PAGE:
How to combat fake drugs without harming the poor

Roger Bate Resident Scholar, AEI
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Last week, the Prescription Drug User Fee Act (PDUFA) passed reauthorization in the Senate, but not before an amendment offered by Senator John McCain (R-AZ) lost quite narrowly (43-54). McCain wanted to allow Americans with poor insurance coverage to personally import medicines from credentialed foreign pharmacies — a move opposed by U.S. pharmacists and drug makers. Hundreds of thousands of underinsured Americans currently buy medicine online from overseas sellers, sometimes at significant risk. The McCain amendment would have helped them buy medicine more safely.

McCain expected the amendment to flounder because of drug industry influence in the Senate. “I’m proud that many of our country’s drugs originate in New Jersey,” said Senator Frank Lautenberg (D-NJ). “It would be wrong to undercut the work of these trained New Jerseyans only to put Americans in danger.” Other senators from states with drug industry interests also voted down the amendment. Democrats like Charles Schumer (D-NY) had supported personal importation amendments in the past, as did Barack Obama when he was a senator. But in exchange for the pharmaceutical industry’s support of Obamacare, Democrats stopped opposing the industry’s positions.

Michael Enzi (R-WY), one of the promoters of PDUFA reauthorization, was obviously annoyed by the delay caused by McCain’s amendment, and was well-schooled by the pharmaceutical industry in trotting out the usual anti-importation arguments to The Washington Times: “The problem is not knowing where the drugs really come from that go through Canada to the United States.”

It seems unlikely that Senators Lautenberg, Enzi or Schumer actually read Senator McCain’s amendment, because its whole point was to ensure, as far as possible, that the drugs only enter the U.S. via licensed foreign Internet pharmacies and are as safe as possible. In my own research, which was cited by Senators McCain and Olympia Snowe (R-ME) in last week’s amendment debate, none of the 210 drug samples bought from credentialed pharmacies failed authentication. Of course that doesn’t mean all drugs from all of these sites will be authentic, but I have no evidence of any that are suspect.

To be fair to Mr. Enzi, he has a point: We do not know where many drugs coming into the U.S. actually come from — but that problem affects a large number of pharmaceutical providers, not just Canadian Internet pharmacies.

As I describe in my book Phake, the ultimate source of many drug ingredients and finished drugs coming into the U.S. is uncertain. After analyzing audits of Chinese producers, I concluded that more than one-third of the chemicals coming from Chinese drug suppliers to Western companies come from unknown sources.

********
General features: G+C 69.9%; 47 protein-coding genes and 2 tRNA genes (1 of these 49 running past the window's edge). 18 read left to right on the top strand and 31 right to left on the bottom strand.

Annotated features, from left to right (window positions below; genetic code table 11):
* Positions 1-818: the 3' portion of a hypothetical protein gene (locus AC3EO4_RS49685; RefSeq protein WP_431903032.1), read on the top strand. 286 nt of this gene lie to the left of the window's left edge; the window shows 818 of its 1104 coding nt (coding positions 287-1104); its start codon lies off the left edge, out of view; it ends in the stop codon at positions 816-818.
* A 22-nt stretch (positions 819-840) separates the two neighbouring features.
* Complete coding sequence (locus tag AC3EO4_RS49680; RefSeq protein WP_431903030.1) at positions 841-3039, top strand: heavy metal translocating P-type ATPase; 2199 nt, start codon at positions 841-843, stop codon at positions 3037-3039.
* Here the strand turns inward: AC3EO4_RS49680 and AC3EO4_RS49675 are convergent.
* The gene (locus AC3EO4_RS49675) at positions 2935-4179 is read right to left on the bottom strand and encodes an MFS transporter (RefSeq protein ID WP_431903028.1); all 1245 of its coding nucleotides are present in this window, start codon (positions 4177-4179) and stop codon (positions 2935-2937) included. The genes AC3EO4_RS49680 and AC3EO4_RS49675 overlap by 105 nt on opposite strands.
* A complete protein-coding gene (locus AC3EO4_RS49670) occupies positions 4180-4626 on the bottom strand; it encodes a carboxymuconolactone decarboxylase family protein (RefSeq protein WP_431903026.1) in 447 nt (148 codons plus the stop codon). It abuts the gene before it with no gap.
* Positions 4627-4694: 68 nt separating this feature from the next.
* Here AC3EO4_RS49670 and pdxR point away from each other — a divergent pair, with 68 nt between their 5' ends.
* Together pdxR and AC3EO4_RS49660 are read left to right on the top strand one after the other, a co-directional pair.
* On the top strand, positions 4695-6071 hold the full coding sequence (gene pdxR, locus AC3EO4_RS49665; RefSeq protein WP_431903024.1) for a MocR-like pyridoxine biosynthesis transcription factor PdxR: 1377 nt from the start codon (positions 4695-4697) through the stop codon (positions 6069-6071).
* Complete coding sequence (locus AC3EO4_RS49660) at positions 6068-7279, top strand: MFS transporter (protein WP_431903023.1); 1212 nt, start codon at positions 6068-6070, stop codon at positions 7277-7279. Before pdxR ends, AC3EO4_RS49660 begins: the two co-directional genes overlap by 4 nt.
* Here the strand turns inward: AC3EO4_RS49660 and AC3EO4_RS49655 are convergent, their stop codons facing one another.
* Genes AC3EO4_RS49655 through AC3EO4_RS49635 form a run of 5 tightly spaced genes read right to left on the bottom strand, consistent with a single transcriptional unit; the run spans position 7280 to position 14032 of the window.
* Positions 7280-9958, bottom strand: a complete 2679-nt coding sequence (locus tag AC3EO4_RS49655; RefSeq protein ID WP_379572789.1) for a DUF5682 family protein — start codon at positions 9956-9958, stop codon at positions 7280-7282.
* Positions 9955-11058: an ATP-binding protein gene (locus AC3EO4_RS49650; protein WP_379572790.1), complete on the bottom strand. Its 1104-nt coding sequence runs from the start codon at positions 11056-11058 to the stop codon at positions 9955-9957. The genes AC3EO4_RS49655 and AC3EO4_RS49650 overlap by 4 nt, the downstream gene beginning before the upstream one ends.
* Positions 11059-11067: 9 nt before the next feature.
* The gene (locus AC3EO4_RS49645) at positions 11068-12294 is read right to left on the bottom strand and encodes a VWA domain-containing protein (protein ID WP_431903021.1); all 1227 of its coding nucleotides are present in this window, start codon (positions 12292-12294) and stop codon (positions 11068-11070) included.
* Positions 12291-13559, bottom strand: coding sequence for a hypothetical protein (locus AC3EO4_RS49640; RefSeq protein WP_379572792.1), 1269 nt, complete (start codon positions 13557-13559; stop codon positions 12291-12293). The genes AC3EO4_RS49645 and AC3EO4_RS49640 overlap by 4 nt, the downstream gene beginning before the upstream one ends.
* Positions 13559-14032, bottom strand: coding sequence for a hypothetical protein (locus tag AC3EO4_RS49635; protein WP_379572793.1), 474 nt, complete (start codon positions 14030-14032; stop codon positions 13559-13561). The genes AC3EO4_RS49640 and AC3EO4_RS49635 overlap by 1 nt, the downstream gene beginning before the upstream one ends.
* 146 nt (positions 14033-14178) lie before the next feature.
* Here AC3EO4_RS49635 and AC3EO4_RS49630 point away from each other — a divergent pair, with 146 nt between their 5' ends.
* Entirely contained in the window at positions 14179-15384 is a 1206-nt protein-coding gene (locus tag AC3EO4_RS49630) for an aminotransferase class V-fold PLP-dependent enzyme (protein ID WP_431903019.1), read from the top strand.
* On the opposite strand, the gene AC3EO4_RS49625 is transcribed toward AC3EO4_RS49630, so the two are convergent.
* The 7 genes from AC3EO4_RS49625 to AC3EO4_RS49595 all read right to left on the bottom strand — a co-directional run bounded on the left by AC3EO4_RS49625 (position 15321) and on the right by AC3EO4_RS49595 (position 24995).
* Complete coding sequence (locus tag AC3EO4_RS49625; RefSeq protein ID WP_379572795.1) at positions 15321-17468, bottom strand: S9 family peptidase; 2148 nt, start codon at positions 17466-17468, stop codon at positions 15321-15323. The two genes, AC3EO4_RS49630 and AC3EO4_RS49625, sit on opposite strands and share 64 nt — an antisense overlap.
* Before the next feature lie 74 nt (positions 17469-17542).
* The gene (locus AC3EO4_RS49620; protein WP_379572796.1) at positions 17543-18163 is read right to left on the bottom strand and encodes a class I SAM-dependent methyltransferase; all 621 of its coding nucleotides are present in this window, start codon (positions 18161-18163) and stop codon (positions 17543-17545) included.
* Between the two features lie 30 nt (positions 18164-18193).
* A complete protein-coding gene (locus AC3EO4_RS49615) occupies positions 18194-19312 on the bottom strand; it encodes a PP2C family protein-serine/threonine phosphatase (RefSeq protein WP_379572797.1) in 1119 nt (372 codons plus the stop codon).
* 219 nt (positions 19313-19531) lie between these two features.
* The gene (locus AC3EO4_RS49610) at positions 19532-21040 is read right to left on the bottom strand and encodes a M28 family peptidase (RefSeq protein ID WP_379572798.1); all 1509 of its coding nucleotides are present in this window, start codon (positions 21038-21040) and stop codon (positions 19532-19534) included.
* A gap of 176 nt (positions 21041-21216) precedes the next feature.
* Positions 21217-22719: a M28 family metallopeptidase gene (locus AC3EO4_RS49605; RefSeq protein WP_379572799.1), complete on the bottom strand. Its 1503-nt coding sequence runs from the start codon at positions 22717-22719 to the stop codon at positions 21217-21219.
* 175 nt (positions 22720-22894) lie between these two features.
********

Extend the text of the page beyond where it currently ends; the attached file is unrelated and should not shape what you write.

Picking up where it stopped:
The most recent example of a fake medicine coming into the U.S. was not sold over the Internet; rather, it came wholesale from Canada. In March, fakes of Avastin, which probably originated in the Middle East, went to traders in Denmark, Britain and Canada, before arriving in clinics in California, Illinois and Texas. At least one patient in Corpus Christi, Texas, actually took the fake.

Officials in both Canada and the U.S. are still working through who is to be charged for what offenses in relation to the importation of the potentially dangerous products. Some U.S. doctors could lose their licenses or even face criminal charges for buying the fakes.

The North American trader of the fake Avastin is also the brother-in-law of the CEO of one of Canada’s largest Internet pharmacies, Canadadrugs.com. While the Internet drug business is entirely separate from the wholesale business, if Canadadrugs’ CEO condoned or benefited from the trade, as informed sources indicate to me he did, then the Internet business will be the focus of the attention, because Canadadrugs is a well-known name. That would be unfortunate because the real problem is not Canadian Internet pharmacies but the international wholesale drug business.

As long as Middle Eastern, Chinese and Indian businessmen can make fake drugs without much likelihood of discovery or prosecution, someone will always work out ways to get those drugs into the U.S. supply chain. Current U.S. government approaches to this problem focus on increasing intellectual property enforcement and having more FDA inspectors to oversee foreign production plants. FDA inspections will spot some problems with products exported to the U.S. IP law is also valuable, but pushing IP law aggressively, as U.S. industry and government do, creates politically influential commercial opponents in nations we need as allies in the fight against dangerous drugs.

What the U.S. government should be pushing for, but isn’t, is better international public health law against fake drugs. There are treaties against fake currency and against narcotics, but not against fake drugs. This should change. A treaty against fake drugs would help countries currently awash in fake drugs to create laws based on public health considerations and not intellectual property rights. Right now, the rest of the world does not much care if it exports dangerous drugs to the U.S., because the U.S. pushes them to enforce intellectual property laws even when it might be counterproductive for them to do so. If we want safer supply chains, and fewer Avastin-type problems, we will have to help other countries improve their domestic public health laws.

Roger Bate is a resident scholar at the American Enterprise Institute and the author of Phake: The Deadly World of Falsified and Substandard Medicines.